In fact, I believe that this underlines a key weakness in Liberal messaging. While polling has shown that the environment is a top priority for Canadians, they’re not about to throw out the government on the issue when they actually go to the polls. If heathcare — an issue which actually has a direct effect on the life and death of Canadians — can be taken off the ballot of the electorate by a couple of weeks of warm weather in Toronto, it would seem that there aren’t any pressing issues that are really on the minds of Canadians. “Environment? Sure that sounds like something I should care about”
Unless a hurricane hits Toronto killing scores of people, the electorate is not about to uproot a government to install the old guard led by a sponsorship-era cabinet minister with no real record on the only issue on which he has chosen to define himself.
That’s why this week’s messaging was so puzzling. At the beginning of this week, a protester braved the freezing temperatures of downtown Ottawa to stretch out to play the part of a sunbathing polar bear. One wonders if the protester only had the suit rented for that day.
Liberals were sporting green ribbons in the House this week,
presumably to show that they care about the environment. Since Dion’s election as Liberal leader, the Liberal website has also incorporated a splash of green. Apparently this is to make it known that our Liberal friends care about the environment so long as the vehicle for their environmentalism is the Kyoto protocol. According to the popular narrative these days, one does not believe in saving the environment if one does not believe in a global, bureaucratic, statist wealth transfer agreement. In fact, one also does not believe in the science of climate change if one does not also believe in such a one world collectivist approach to saving the Earth from certain doom (according to our latest amended models). In fact, while Michael Ignatieff was lecturing the government to meet global Kyoto targets, the green ribbon-clad Ignatieff had his own words thrown back at him when environment minister John Baird quoted Ignatieff questioning Kyoto by saying “nobody knows what Kyoto is or what it commits us to”.
Thursday afternoon, Mark Holland, part of the new Liberal rat pack, had a meltdown (actually he didn’t flinch) when he said on Charles Adlers’ show that a Liberal government would control oil sands development in Alberta. Sacrificing the Canadian economy just because green has become fashionable will have Canadians thinking twice about the Liberal party. (The Liberal Party of Canada is already dead to Albertans).
Earlier on Thursday, Dion had a poor question period performance as he bizarrely stated that Harper was “paralyzing the world” when it came to Kyoto. Somebody ought to proofread Dion’s notes before QP, but I imagine this would be a difficult talk as I hear that Dion is very top-down in his approach and has no time for criticism from his staff.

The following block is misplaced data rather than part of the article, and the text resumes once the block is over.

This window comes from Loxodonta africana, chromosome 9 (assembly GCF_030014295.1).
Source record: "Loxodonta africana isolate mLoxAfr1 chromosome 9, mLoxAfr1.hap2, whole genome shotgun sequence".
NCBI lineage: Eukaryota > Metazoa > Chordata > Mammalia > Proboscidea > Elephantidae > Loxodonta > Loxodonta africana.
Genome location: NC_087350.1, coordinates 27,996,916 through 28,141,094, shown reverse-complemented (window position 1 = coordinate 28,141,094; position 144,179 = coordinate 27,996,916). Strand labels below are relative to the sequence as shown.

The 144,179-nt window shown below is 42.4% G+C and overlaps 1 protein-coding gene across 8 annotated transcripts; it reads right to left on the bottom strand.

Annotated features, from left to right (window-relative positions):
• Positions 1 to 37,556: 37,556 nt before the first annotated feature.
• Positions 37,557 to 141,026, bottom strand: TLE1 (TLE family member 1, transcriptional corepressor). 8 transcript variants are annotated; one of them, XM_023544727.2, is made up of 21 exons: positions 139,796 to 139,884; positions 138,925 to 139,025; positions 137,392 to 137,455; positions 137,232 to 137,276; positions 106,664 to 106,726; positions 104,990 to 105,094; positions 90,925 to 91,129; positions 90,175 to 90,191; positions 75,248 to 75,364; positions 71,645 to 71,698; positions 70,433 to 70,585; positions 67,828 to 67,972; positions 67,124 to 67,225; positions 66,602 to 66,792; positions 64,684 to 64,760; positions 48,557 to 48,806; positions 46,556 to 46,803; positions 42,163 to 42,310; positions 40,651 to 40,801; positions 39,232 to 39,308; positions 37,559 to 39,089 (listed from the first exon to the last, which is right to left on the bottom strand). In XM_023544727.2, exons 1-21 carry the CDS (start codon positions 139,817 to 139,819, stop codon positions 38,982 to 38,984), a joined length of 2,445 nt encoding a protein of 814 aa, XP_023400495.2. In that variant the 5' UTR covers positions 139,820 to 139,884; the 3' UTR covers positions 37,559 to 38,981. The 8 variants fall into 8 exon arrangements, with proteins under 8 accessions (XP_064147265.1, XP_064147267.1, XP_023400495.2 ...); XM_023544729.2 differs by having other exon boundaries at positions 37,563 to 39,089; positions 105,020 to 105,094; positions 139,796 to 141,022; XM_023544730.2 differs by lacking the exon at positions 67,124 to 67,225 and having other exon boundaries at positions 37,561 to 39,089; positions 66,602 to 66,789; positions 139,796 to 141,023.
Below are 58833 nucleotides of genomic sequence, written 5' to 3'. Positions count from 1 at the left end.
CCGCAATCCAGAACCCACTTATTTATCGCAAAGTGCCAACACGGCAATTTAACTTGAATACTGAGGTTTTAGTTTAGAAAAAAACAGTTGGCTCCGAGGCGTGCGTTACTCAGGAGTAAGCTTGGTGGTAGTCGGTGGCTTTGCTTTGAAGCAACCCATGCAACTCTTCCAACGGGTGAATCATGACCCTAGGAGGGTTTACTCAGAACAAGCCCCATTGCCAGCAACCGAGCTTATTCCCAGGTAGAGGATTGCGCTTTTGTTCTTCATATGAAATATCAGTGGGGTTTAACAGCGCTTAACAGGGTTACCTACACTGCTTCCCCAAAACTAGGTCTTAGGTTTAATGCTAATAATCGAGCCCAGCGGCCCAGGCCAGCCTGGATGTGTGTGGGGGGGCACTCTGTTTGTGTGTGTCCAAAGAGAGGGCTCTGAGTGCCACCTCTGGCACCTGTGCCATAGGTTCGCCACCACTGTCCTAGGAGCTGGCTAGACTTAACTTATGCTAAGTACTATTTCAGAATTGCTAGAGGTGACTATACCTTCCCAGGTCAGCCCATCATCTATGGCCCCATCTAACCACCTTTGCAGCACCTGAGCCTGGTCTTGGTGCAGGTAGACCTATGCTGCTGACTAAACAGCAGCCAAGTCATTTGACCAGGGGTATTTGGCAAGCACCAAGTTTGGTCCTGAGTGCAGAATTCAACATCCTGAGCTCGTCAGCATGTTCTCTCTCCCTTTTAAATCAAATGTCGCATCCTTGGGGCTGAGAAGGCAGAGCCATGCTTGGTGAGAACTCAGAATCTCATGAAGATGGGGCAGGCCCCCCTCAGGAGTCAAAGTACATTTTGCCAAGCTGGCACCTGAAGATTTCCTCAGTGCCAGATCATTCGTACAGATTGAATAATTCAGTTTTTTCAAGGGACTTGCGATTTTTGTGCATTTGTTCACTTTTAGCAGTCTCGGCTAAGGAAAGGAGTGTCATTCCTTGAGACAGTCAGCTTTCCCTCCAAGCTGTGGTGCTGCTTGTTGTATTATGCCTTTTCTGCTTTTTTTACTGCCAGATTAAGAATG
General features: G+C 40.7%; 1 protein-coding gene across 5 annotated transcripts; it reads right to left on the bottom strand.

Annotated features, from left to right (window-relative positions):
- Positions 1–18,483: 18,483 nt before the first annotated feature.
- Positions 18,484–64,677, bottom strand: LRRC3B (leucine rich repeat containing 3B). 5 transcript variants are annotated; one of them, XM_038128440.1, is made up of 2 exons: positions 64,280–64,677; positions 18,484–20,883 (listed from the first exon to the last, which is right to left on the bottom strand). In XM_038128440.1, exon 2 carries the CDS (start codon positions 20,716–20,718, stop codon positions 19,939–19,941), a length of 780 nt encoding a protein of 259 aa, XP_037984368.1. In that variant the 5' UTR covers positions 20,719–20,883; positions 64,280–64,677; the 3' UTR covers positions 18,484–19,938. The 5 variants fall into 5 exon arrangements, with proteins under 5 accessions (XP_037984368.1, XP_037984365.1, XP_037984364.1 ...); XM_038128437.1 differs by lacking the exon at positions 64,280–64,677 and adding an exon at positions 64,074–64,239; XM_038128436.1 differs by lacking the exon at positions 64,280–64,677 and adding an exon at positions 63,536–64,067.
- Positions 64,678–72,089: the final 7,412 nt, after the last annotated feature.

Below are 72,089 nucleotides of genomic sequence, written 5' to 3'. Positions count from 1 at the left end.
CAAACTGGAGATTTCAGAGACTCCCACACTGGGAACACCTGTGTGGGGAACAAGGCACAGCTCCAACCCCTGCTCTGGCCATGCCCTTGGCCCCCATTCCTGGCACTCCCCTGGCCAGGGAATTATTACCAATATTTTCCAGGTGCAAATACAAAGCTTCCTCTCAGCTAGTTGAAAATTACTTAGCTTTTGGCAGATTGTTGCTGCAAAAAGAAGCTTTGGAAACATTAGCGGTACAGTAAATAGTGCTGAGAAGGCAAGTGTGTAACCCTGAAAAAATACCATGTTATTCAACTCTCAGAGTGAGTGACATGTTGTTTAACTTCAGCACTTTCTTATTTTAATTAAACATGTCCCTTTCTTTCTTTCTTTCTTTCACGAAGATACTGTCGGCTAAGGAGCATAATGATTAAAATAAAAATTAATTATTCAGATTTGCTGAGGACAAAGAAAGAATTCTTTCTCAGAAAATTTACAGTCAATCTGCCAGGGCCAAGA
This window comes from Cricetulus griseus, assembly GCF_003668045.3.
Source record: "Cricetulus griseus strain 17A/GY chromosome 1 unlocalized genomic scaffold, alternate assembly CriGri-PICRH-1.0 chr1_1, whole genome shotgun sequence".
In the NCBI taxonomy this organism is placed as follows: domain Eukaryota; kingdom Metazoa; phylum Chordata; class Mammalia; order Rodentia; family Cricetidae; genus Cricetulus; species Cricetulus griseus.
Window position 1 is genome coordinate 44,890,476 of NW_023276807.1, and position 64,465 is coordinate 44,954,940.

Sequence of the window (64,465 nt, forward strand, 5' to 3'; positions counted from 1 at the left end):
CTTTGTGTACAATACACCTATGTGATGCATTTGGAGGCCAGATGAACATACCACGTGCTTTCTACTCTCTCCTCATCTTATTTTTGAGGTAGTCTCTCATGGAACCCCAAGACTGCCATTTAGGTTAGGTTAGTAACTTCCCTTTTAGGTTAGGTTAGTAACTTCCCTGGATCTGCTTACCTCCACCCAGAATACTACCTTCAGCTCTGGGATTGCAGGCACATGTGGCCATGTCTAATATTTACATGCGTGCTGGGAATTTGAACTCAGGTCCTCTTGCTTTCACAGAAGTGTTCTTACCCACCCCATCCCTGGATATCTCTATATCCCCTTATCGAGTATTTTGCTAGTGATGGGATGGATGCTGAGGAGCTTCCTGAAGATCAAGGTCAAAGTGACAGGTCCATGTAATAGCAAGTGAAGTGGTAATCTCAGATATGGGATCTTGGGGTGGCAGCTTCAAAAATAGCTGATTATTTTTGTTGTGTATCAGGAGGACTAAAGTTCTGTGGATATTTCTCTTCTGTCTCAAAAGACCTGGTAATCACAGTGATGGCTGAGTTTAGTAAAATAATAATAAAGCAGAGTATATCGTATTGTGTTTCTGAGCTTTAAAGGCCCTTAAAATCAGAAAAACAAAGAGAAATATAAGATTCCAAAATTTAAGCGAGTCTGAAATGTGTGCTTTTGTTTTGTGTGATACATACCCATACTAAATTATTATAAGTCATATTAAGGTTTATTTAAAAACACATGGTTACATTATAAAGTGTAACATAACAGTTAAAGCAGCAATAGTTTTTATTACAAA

All in all, a bit of a bizarre week for the Liberals on their climate communications. We heard some whispers about an old Harper letter calling Kyoto a “socialist scheme”, but the Liberals didn’t seem to get any mileage on it.
Why would the Liberals spend this frigid week lecturing the Conservatives on the global warming file (one on which they themselves have a dismal record). Is there really nothing else to talk about? Did the Liberals really spend the week telling Canadians “We got nothing”?
BONUS BAD MESSAGING: Bill Graham demanded Conservative action on Guantanamo Bay, a bizarre request given that Graham was foreign affairs minister in the years after 9/11.
This letter’s been floating around among a few reporters. I received the following text in my email’s inbox this morning.
Dear Mr Gilbert,
To be sure, freedom of the press is one of the foundations of our democratic life and the vitality of public debate in Canadian democracy. In that respect, we are fortunate in Canada to live in a political and media environment characterized by a lack of political interference that might undermine the credibility and impartiality of our media institutions, including public broadcasters.
I must admit that I was perplexed by Mr Guy Gendron’s report on the program ” Zone Libre Enquête” on Friday, January 19, 2007, which covered the oil sands industry in Alberta. Indeed, at times, Radio-Canada indulged in unacceptable innuendos, the most striking of which were as follows:
“…the day after the election of Stephen Harper’s Conservative government in Canada, U.S. oil industry leaders met in this hotel in Houston, Texas, together with promoters of major oil sands projects in Alberta.”
“Talks, sometimes secret deals, as discovered by our colleague from ‘Zone Libre Enquête,’ Guy Gendron. “
“The Radio-Canada program ‘Zone Libre Enquête’ reveals that Prime Minister Stephen Harper and President George Bush cut a secret deal last year .”
“So far, the Conservative government, as you know, has withdrawn… Canada is the only country to have withdrawn from Kyoto among the 35 signatories.”
Finally, I would draw your attention to the following statement:
“The oil-sands have a road map to a production level of 5 million barrels a day,” A “Current projections are more like 2-to-3 million over the next ten years.”
That quotation dates from September 8, 2004, and was made by the Deputy Minister of Natural Resources under the former Liberal government.
By beginning with the election of a Conservative government, the report neglected to highlight the decisions by the former government.